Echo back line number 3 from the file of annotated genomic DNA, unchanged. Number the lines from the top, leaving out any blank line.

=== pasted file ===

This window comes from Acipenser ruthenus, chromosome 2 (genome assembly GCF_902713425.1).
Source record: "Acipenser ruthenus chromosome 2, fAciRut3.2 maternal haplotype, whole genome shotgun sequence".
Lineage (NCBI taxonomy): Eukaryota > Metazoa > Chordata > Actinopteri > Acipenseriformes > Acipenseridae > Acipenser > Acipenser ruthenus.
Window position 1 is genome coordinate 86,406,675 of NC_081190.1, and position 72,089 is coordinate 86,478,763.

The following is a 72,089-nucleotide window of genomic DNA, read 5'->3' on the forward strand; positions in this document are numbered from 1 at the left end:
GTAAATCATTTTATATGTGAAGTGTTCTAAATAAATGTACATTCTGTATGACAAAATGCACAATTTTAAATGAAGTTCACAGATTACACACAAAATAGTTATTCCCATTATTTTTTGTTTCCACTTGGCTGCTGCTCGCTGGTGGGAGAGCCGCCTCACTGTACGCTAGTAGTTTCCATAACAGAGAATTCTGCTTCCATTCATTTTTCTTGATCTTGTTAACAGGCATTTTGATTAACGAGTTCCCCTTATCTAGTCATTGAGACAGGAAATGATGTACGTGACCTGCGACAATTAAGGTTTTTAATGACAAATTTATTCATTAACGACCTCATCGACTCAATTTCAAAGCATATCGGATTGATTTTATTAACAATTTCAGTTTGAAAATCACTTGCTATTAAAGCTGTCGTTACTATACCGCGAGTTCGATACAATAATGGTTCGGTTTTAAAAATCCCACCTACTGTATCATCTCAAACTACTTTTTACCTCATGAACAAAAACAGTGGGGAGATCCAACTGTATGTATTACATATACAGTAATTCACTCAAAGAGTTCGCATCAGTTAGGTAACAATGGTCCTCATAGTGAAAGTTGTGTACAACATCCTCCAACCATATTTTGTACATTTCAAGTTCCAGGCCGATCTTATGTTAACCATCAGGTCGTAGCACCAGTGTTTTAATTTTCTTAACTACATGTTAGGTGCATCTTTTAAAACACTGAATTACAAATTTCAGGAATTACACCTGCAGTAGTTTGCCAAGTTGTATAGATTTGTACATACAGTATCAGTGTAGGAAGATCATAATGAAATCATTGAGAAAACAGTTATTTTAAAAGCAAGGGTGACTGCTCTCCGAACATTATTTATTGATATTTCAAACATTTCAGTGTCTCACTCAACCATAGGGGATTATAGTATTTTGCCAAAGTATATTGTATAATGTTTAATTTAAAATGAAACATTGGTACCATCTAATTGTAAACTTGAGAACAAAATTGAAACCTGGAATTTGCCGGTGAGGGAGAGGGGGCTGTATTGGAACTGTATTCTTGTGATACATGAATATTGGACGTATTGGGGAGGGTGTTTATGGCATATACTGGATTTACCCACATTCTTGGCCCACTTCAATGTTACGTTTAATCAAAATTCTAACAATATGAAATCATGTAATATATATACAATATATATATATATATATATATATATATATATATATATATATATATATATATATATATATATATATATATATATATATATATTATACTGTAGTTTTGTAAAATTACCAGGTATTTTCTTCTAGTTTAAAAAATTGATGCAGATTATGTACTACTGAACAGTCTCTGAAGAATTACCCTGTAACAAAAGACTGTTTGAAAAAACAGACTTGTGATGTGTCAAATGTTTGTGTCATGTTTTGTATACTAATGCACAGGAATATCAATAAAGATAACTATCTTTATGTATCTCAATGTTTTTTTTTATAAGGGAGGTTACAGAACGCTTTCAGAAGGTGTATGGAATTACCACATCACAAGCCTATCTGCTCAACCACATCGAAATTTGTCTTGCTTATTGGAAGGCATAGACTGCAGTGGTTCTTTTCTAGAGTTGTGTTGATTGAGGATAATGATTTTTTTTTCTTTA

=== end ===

Lineage (NCBI taxonomy): Eukaryota > Metazoa > Chordata > Actinopteri > Acipenseriformes > Acipenseridae > Acipenser > Acipenser ruthenus.